If your pet could earn the rating of super-duper-extra-clingy, it's time to evaluate your frequency of positive reinforcement. You may be doting on the pet too much and unknowingly training them to follow you around given that they get a reward at every turn, such as gushing attention, back rubs or tasty treats.
Tips for Training Velcro Dogs
If your pet is too clingy, take note of how you're responding to them throughout the day. If you routinely spoil your dog, that overload of affection can trigger velcro behavior. If every time your pet approaches you, you create feel-good moments, the dog is going to stay by your side 24/7. Why wouldn't they?
The first step to training your velcro dog is to learn why your dog won't leave your side. Then, work to resolve that concern. It's a good idea to loop in your veterinarian to be sure there isn't a physical problem with the pet and ask for tips from their firsthand experience managing behaviors for their patients.
If your pet is distant and you'd like them to be more of a velcro dog, flip the script here. Give them more one-on-one attention. Praise them when they are doing good things, like playing calmly with a toy on their own, relaxing in the approved chair or joining you at a time when you want them close. Let them know you're part of their pack beyond dog walks and backyard playtime.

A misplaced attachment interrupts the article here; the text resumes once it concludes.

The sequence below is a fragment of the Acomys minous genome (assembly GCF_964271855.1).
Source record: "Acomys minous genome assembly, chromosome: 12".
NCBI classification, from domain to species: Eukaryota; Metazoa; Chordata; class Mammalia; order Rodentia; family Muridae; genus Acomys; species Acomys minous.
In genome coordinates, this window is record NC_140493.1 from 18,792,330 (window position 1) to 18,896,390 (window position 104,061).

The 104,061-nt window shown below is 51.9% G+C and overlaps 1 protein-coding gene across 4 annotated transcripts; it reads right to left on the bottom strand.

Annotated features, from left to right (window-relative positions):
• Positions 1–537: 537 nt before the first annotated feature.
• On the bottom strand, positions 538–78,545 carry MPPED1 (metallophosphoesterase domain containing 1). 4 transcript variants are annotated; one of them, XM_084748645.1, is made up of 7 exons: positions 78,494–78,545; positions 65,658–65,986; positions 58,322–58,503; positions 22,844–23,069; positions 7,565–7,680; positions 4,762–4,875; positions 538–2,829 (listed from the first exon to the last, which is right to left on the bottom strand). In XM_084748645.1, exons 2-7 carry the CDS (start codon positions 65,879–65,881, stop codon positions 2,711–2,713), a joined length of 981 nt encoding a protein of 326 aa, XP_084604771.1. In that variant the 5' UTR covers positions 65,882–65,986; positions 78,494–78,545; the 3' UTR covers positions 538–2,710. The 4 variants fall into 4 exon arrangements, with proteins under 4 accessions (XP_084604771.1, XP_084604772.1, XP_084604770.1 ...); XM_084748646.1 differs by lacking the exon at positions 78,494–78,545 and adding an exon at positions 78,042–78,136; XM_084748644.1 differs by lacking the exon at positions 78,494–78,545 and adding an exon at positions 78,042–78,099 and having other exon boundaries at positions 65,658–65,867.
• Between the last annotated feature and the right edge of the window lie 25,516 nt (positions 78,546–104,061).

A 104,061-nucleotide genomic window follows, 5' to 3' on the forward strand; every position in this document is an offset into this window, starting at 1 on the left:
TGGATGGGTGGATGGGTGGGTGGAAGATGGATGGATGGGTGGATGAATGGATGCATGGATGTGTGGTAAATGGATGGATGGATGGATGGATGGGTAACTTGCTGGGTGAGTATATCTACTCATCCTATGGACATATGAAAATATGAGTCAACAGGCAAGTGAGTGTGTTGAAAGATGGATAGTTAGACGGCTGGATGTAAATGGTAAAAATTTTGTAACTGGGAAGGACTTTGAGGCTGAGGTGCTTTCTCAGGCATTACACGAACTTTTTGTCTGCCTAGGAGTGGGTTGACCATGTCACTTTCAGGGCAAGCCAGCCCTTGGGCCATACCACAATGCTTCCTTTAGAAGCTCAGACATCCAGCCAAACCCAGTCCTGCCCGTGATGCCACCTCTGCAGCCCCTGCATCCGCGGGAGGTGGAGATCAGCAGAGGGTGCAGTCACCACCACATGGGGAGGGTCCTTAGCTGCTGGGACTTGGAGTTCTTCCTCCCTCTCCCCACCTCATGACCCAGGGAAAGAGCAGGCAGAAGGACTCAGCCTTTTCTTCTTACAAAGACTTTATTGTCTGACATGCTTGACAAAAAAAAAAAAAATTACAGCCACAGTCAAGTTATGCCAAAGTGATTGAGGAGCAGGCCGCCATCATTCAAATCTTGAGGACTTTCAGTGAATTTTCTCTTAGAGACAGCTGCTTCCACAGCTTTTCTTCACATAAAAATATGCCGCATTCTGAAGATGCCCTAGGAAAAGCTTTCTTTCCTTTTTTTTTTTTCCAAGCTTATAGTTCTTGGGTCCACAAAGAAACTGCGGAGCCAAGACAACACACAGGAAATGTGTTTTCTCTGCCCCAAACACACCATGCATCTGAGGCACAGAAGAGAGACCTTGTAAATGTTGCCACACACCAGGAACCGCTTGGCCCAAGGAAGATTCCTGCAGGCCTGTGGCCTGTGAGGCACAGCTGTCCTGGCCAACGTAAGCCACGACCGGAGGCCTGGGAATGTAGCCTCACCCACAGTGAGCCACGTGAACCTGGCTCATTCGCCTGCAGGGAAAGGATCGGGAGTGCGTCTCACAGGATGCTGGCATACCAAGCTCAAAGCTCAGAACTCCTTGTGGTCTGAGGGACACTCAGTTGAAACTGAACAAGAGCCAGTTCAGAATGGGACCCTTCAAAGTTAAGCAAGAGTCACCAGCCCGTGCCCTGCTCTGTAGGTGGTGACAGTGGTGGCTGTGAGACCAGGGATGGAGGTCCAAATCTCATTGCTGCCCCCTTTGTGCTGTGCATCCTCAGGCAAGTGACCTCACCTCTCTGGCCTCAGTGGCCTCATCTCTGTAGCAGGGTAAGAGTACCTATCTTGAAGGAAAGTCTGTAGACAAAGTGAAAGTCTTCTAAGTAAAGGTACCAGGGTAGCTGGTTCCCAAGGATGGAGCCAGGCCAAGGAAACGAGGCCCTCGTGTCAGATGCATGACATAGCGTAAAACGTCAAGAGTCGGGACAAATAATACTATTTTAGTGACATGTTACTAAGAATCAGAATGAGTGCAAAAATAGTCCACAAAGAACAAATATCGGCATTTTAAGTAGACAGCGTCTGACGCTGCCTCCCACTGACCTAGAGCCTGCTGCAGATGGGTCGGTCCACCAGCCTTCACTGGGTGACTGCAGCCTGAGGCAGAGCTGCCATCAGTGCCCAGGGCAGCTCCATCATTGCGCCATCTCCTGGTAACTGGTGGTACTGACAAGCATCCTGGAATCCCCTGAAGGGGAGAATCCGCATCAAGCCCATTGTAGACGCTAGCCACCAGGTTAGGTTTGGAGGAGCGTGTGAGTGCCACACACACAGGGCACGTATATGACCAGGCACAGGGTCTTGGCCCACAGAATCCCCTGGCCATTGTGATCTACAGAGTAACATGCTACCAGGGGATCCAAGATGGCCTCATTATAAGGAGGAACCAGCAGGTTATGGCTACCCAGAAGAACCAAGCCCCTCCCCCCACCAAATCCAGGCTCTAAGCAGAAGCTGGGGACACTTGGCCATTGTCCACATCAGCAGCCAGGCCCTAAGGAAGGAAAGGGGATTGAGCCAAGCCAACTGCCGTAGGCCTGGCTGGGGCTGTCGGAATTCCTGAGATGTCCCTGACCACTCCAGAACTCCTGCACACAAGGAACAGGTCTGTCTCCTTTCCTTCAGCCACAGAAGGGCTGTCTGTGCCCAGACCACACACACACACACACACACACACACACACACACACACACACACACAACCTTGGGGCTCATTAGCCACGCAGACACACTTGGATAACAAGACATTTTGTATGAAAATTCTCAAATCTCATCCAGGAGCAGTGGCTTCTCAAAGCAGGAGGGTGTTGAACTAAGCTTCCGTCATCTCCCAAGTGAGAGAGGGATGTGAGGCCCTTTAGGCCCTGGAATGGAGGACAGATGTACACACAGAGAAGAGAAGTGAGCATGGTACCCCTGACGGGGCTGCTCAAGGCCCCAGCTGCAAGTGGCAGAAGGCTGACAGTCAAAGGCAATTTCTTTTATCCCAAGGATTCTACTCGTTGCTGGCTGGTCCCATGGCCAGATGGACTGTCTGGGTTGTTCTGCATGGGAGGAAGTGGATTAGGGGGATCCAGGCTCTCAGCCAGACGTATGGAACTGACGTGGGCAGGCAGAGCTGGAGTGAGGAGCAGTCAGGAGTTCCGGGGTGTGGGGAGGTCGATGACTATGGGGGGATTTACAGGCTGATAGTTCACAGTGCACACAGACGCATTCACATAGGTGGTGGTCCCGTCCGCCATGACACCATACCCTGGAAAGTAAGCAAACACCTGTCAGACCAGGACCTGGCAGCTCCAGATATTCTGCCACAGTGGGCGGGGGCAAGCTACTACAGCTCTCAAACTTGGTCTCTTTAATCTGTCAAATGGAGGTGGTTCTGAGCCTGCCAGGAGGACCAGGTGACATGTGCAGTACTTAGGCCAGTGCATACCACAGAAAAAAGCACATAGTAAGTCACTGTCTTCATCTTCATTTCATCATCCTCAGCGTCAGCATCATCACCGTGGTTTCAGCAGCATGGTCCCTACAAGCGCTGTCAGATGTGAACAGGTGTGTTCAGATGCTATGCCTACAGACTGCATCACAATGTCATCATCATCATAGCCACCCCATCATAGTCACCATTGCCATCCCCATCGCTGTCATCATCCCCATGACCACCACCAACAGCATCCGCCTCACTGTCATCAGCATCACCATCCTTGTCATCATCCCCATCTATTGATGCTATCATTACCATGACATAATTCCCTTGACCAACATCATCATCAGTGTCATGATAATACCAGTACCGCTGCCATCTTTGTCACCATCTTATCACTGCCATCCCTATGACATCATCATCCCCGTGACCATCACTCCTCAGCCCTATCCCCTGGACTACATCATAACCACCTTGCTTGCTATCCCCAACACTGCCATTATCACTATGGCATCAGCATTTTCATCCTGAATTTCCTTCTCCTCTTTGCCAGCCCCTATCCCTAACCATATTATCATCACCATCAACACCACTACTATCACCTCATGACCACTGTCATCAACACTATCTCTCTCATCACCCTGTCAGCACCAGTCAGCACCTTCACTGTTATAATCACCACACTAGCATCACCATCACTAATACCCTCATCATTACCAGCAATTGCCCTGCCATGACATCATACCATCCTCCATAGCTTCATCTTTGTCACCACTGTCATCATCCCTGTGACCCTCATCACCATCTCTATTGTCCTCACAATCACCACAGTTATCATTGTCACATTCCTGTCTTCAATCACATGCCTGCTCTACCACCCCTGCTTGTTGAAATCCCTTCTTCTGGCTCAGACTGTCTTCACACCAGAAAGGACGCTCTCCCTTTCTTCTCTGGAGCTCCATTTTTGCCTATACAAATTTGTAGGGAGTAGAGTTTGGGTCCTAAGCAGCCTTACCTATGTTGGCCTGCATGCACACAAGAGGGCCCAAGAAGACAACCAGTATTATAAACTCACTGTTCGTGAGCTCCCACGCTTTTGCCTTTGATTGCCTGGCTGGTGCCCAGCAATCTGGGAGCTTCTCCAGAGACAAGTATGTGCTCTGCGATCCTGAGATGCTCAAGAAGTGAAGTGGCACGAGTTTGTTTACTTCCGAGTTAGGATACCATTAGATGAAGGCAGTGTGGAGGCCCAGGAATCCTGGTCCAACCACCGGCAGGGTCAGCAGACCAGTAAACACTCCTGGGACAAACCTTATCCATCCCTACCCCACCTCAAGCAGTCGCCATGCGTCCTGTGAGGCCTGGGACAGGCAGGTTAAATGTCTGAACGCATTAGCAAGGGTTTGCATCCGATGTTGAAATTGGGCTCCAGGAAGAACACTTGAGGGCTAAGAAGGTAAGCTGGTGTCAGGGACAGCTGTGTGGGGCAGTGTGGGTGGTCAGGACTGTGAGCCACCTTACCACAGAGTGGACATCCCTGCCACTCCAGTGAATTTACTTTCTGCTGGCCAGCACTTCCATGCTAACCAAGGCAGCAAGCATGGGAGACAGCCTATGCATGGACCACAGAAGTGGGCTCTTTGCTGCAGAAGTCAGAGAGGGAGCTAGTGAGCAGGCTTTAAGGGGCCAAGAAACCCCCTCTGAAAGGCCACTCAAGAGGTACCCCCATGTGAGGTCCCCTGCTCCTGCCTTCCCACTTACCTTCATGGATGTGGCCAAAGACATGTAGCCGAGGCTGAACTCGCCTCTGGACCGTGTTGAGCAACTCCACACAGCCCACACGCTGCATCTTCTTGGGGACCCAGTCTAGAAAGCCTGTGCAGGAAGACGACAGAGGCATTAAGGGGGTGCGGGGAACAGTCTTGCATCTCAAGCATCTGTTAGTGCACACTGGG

So, what is a velcro dog? It's a pet who will follow you everywhere, seeking your loving attention. This instinctual behavior can make your dog your most faithful buddy or a bit of a nuisance if the condition is fueled by anxiety. Thankfully, dog obedience lessons can reframe your pet's behavior to become more or less clingy, whichever you personally prefer. Remember: You are the leader of the pack. You are in charge of how the humans and pets in your household interact. Here's to happy days ahead with your dog!
Angela Tague is a pet mom and writer living in the Midwest. When she's not making a mess in the kitchen, exploring nature trails with her dog, or attending a yoga workshop, she's writing full-time for multiple lifestyle and technology brands. You can find her on Twitter and LinkedIn @AngelaTague.